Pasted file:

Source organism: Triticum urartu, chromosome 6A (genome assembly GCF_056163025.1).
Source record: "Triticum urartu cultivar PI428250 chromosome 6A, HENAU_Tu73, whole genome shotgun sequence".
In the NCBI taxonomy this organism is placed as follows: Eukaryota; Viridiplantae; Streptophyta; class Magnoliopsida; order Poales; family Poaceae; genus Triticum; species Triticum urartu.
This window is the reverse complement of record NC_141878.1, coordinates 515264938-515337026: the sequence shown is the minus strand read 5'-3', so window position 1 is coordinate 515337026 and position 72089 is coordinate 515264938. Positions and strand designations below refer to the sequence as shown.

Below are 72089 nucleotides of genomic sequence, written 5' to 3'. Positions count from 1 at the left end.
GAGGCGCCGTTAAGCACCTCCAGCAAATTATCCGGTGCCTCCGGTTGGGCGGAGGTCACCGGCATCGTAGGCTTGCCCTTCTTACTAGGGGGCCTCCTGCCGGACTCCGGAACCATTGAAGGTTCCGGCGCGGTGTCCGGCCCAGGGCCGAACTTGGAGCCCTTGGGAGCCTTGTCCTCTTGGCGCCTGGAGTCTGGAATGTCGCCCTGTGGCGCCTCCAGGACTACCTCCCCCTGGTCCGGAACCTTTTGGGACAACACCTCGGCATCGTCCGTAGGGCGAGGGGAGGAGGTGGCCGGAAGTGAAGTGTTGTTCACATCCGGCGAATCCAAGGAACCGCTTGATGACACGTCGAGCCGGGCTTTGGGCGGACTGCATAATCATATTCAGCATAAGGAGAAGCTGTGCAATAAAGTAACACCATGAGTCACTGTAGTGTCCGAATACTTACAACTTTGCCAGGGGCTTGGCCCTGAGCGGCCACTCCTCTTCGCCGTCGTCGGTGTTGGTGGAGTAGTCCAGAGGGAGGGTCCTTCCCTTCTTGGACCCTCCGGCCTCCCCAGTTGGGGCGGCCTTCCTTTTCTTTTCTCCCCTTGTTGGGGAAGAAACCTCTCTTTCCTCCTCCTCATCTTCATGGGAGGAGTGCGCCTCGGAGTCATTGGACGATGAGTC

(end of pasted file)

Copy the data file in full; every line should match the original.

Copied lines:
Source organism: Triticum urartu, chromosome 6A (genome assembly GCF_056163025.1).
Source record: "Triticum urartu cultivar PI428250 chromosome 6A, HENAU_Tu73, whole genome shotgun sequence".
In the NCBI taxonomy this organism is placed as follows: Eukaryota; Viridiplantae; Streptophyta; class Magnoliopsida; order Poales; family Poaceae; genus Triticum; species Triticum urartu.
This window is the reverse complement of record NC_141878.1, coordinates 515264938-515337026: the sequence shown is the minus strand read 5'-3', so window position 1 is coordinate 515337026 and position 72089 is coordinate 515264938. Positions and strand designations below refer to the sequence as shown.

Below are 72089 nucleotides of genomic sequence, written 5' to 3'. Positions count from 1 at the left end.
GAGGCGCCGTTAAGCACCTCCAGCAAATTATCCGGTGCCTCCGGTTGGGCGGAGGTCACCGGCATCGTAGGCTTGCCCTTCTTACTAGGGGGCCTCCTGCCGGACTCCGGAACCATTGAAGGTTCCGGCGCGGTGTCCGGCCCAGGGCCGAACTTGGAGCCCTTGGGAGCCTTGTCCTCTTGGCGCCTGGAGTCTGGAATGTCGCCCTGTGGCGCCTCCAGGACTACCTCCCCCTGGTCCGGAACCTTTTGGGACAACACCTCGGCATCGTCCGTAGGGCGAGGGGAGGAGGTGGCCGGAAGTGAAGTGTTGTTCACATCCGGCGAATCCAAGGAACCGCTTGATGACACGTCGAGCCGGGCTTTGGGCGGACTGCATAATCATATTCAGCATAAGGAGAAGCTGTGCAATAAAGTAACACCATGAGTCACTGTAGTGTCCGAATACTTACAACTTTGCCAGGGGCTTGGCCCTGAGCGGCCACTCCTCTTCGCCGTCGTCGGTGTTGGTGGAGTAGTCCAGAGGGAGGGTCCTTCCCTTCTTGGACCCTCCGGCCTCCCCAGTTGGGGCGGCCTTCCTTTTCTTTTCTCCCCTTGTTGGGGAAGAAACCTCTCTTTCCTCCTCCTCATCTTCATGGGAGGAGTGCGCCTCGGAGTCATTGGACGATGAGTC